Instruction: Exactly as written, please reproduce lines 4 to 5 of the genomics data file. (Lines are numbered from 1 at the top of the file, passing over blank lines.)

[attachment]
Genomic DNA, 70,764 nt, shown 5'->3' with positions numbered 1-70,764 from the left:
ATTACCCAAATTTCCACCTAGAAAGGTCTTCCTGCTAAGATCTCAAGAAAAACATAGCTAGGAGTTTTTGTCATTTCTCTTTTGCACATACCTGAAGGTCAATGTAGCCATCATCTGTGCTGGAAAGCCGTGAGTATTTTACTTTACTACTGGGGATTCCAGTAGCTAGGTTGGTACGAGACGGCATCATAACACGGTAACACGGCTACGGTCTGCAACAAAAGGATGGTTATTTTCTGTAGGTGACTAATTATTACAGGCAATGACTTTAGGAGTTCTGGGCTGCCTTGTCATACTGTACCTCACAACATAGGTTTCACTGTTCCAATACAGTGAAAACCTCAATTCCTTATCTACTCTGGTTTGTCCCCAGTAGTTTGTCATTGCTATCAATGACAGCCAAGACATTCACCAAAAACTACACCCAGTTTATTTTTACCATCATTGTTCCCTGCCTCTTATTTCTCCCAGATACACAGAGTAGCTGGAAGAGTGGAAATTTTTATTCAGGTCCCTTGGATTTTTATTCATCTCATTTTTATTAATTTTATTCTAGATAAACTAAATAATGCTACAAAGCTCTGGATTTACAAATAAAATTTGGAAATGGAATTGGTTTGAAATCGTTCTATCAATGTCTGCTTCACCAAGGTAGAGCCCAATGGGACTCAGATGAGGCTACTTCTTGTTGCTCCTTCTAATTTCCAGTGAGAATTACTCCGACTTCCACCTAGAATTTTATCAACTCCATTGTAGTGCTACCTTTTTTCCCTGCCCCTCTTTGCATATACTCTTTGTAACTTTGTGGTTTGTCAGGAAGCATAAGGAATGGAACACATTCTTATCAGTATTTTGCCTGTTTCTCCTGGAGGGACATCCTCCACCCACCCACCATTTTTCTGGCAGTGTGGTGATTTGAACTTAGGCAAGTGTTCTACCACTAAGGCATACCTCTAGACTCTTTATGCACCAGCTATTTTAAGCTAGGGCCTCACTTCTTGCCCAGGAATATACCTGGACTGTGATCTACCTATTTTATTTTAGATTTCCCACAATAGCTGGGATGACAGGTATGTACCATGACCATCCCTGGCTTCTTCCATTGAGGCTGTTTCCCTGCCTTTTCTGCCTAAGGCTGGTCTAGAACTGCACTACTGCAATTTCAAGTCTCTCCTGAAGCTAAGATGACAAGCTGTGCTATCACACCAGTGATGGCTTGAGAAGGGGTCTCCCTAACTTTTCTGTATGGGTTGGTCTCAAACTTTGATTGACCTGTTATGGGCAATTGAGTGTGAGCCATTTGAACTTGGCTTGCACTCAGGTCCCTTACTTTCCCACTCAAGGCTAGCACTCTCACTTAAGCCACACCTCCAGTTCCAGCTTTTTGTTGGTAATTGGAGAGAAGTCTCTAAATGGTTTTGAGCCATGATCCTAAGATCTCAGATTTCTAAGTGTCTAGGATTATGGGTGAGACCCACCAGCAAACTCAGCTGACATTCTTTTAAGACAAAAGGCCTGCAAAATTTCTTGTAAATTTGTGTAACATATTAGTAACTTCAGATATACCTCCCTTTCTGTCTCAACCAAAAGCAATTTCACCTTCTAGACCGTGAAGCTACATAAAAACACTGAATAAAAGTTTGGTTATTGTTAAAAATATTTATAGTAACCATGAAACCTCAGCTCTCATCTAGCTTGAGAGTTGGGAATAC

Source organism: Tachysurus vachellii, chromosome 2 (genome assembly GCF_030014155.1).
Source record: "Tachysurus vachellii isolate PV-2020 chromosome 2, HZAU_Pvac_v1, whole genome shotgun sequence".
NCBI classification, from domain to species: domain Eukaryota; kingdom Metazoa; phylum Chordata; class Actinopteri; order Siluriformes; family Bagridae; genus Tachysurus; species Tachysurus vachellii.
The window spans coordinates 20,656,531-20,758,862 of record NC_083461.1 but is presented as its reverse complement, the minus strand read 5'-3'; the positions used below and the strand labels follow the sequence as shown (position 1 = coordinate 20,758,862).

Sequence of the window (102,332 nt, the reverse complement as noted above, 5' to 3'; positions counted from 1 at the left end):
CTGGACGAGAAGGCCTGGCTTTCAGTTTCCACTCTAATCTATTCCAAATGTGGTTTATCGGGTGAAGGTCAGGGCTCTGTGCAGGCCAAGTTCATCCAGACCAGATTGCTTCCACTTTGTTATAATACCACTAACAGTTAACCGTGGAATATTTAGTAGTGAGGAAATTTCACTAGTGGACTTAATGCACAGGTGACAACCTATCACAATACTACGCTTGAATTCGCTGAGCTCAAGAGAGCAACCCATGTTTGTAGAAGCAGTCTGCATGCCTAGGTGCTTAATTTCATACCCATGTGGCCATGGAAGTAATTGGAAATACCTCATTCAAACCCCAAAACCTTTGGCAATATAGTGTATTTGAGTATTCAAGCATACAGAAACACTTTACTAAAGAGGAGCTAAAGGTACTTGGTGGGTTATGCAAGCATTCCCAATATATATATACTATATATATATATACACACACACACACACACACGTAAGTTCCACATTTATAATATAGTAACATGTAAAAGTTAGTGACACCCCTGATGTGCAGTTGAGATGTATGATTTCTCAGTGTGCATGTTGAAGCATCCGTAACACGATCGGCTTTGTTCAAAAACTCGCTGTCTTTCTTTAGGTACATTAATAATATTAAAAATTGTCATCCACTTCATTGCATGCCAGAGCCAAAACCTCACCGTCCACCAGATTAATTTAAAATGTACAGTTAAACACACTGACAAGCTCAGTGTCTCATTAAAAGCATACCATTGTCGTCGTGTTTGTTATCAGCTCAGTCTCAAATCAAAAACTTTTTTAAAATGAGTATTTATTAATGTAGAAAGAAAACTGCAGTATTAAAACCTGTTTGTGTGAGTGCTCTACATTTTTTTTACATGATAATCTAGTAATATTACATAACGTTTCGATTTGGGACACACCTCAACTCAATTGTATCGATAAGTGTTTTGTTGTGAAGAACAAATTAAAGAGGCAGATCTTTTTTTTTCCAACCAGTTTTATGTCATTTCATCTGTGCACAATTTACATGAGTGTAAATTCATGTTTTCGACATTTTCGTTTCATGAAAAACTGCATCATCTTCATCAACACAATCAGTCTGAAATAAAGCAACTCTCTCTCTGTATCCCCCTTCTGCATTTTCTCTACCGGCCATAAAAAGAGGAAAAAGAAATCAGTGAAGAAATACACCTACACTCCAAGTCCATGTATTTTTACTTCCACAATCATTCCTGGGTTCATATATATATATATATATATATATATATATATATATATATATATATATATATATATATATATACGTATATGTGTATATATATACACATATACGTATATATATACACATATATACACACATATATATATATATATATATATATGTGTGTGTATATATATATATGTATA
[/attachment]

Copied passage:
Source record: "Tachysurus vachellii isolate PV-2020 chromosome 2, HZAU_Pvac_v1, whole genome shotgun sequence".
NCBI classification, from domain to species: domain Eukaryota; kingdom Metazoa; phylum Chordata; class Actinopteri; order Siluriformes; family Bagridae; genus Tachysurus; species Tachysurus vachellii.